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Capture the coordinated dance between electrons and nuclei in a light-excited molecule

Capture the coordinated dance between electrons and nuclei in a light-excited molecule

A new study shows that the electrons scattering pyridine molecules in two different ways, as shown by the striped orange cone and red coil, can be separated, allowing researchers to simultaneously observe how the molecule̵

7;s nuclei and electrons respond to light flashes. The study was done with the “electronic camera” of SLAC, MeV-UED. Credit: Greg Stewart / SLAC National Accelerator Laboratory

Using a high-speed “electronic camera” in the National SLAC Accelerator Laboratory of the Ministry of Energy, scientists simultaneously capture the motions of electrons and nuclei in a molecule after it is excited by light. This is the first time this has been done with ultrafast electron diffraction, which scatters a powerful beam of electrons from materials to take small molecular motions.

“In this study, we show that with ultra-fast electron diffraction, it is possible to track electron and nuclear changes by naturally separating the two components,” said Todd Martinez, a Stanford professor of chemistry and a researcher at the Stanford PULSE Institute. “This is the first time we’ve been able to see both the detailed positions of atoms and electronic information at the same time.”

The technique can allow researchers to get a more accurate picture of how molecules behave while measuring aspects of electronic behavior that underlie quantum chemistry simulations, providing a new basis for future theoretical and computational methods. The team published its findings today at science,,

Skeletons and glue

In previous studies, the SLAC’s ultra-fast electron diffraction tool, MeV-UED, has allowed researchers to create high-resolution “films” of junction molecules and structural changes that occur when ring-shaped molecules open in response to light. But so far the instrument has not been sensitive to electronic changes in molecules.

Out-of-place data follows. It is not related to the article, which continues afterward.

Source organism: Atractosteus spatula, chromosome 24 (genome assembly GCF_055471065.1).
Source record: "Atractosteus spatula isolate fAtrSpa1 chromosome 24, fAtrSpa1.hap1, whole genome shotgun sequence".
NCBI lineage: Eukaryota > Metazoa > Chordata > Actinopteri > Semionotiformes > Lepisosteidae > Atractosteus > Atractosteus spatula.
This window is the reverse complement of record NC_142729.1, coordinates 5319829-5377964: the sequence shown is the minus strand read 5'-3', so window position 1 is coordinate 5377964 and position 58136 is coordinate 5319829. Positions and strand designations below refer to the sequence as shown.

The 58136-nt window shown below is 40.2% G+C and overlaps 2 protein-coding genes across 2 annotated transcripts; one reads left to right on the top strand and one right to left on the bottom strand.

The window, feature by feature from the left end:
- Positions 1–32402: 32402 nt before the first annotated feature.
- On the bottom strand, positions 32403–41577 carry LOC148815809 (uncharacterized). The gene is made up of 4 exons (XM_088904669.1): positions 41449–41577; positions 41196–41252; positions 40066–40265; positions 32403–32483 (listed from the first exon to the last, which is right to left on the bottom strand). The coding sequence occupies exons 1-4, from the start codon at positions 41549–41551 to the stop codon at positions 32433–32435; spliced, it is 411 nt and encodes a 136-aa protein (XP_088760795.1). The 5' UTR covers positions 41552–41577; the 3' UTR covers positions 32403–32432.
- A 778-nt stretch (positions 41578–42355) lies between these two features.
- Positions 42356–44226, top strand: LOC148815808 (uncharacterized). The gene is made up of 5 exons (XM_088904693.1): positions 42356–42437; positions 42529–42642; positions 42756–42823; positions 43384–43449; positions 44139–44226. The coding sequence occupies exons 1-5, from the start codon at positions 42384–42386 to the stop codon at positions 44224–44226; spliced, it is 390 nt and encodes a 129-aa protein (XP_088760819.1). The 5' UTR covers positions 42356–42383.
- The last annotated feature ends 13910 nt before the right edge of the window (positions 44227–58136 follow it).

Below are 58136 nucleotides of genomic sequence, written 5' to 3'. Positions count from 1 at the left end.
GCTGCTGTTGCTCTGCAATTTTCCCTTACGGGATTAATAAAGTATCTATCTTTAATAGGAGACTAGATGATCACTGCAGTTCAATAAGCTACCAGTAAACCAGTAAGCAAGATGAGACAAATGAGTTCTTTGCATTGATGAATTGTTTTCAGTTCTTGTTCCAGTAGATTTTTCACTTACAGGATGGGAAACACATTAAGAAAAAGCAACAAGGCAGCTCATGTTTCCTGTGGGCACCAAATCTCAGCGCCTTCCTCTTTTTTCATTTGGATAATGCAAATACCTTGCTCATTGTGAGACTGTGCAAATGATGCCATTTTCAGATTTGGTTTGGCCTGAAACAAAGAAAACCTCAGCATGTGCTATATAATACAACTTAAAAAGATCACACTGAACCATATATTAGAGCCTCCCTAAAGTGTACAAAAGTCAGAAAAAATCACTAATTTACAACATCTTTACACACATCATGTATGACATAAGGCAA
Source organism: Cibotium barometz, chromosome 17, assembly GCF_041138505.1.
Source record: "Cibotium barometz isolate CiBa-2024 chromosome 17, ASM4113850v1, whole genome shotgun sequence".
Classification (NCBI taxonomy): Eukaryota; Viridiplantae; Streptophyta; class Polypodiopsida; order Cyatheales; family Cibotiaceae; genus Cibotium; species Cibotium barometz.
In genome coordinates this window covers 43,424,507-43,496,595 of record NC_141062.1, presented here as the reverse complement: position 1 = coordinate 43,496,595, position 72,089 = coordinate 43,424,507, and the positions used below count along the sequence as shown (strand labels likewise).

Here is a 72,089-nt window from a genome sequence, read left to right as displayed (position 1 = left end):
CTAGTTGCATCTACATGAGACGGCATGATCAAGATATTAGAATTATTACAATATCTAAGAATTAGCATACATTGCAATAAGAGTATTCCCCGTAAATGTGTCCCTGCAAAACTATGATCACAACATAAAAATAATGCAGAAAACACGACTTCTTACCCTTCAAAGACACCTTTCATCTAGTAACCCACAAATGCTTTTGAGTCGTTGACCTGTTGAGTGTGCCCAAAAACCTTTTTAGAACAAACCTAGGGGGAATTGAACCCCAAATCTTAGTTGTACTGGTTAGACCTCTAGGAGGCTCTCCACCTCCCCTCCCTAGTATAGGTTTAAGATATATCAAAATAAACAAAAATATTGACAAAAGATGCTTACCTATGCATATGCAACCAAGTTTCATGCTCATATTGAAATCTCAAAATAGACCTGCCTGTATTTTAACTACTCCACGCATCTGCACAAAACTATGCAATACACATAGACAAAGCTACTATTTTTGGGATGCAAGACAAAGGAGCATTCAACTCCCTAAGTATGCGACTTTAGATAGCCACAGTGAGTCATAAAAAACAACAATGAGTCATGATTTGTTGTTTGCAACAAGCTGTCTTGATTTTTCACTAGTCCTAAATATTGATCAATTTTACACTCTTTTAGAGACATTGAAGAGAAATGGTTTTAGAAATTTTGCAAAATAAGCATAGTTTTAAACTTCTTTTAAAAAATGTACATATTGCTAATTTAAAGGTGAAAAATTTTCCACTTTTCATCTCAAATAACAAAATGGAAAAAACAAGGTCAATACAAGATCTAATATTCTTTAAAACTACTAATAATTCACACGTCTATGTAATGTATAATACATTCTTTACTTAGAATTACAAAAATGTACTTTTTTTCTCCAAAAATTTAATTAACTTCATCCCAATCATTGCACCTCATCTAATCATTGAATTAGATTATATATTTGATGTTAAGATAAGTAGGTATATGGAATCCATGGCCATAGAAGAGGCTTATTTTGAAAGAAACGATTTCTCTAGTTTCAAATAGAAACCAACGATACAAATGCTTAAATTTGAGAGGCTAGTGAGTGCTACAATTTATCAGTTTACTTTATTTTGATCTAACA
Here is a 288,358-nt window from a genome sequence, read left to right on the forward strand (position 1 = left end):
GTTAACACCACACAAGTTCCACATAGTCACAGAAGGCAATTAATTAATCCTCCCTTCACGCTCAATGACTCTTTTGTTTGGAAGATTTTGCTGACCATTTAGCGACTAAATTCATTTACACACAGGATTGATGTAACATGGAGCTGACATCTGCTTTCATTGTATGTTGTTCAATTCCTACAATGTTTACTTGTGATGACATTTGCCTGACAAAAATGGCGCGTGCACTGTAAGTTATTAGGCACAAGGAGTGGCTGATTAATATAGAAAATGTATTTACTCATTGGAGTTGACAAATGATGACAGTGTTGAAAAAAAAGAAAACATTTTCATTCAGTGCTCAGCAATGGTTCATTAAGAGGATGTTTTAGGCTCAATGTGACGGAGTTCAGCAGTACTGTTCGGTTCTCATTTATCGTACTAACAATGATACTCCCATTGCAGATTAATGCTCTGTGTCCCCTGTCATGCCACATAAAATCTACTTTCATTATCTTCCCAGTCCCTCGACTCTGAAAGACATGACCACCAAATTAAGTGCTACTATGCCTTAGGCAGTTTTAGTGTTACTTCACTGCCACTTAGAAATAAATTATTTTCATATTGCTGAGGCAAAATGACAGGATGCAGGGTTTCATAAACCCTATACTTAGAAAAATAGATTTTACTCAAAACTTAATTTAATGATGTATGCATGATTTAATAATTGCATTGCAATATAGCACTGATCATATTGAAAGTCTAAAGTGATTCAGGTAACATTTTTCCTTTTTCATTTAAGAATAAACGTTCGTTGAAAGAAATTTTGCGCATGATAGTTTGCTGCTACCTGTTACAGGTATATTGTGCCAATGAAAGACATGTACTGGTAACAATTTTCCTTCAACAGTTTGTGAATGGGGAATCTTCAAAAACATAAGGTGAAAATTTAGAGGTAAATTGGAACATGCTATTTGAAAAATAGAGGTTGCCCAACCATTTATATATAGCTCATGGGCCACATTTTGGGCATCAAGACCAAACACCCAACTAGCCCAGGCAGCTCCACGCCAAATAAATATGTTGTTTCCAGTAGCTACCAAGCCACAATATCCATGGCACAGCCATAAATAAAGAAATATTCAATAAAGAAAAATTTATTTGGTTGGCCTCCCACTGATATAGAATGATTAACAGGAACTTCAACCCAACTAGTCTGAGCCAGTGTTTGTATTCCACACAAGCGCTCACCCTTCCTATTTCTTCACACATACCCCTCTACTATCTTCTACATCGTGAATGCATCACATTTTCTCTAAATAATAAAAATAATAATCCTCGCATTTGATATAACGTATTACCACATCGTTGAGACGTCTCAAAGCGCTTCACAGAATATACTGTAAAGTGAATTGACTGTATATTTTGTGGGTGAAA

“In the past, we’ve been able to track atomic movements as they happened,” said lead author Jie Yang, a scientist at the SLAC Acceleration Directorate and the PULSE Institute in Stanford. “But if you take a closer look, you’ll see that the nuclei and electrons that make up atoms also have a specific role to play. The nuclei make up the skeleton of the molecule, while the electrons are the glue that holds the skeleton together.”

Freezing of ultra-fast movements

In these experiments, a team led by researchers from SLAC and Stanford University studied pyridine, which belongs to a class of ring-shaped molecules that are central to light-controlled processes such as UV-induced DNA damage and repair, photosynthesis and solar energy conversion. Because the molecules absorb light almost instantly, these reactions are extremely fast and difficult to study. Ultra-high-speed cameras such as MeV-UED can “freeze” movements occurring within femtoseconds or millionths of a billionth of a second to allow researchers to track changes as they occur.

First, the researchers passed laser light into a gas of pyridine molecules. They then blew up the excited molecules with a short pulse of high-energy electrons, generating images of rapidly rearranging electrons and atomic nuclei that could be strung together in a stop-motion film of light-induced structural changes in the sample.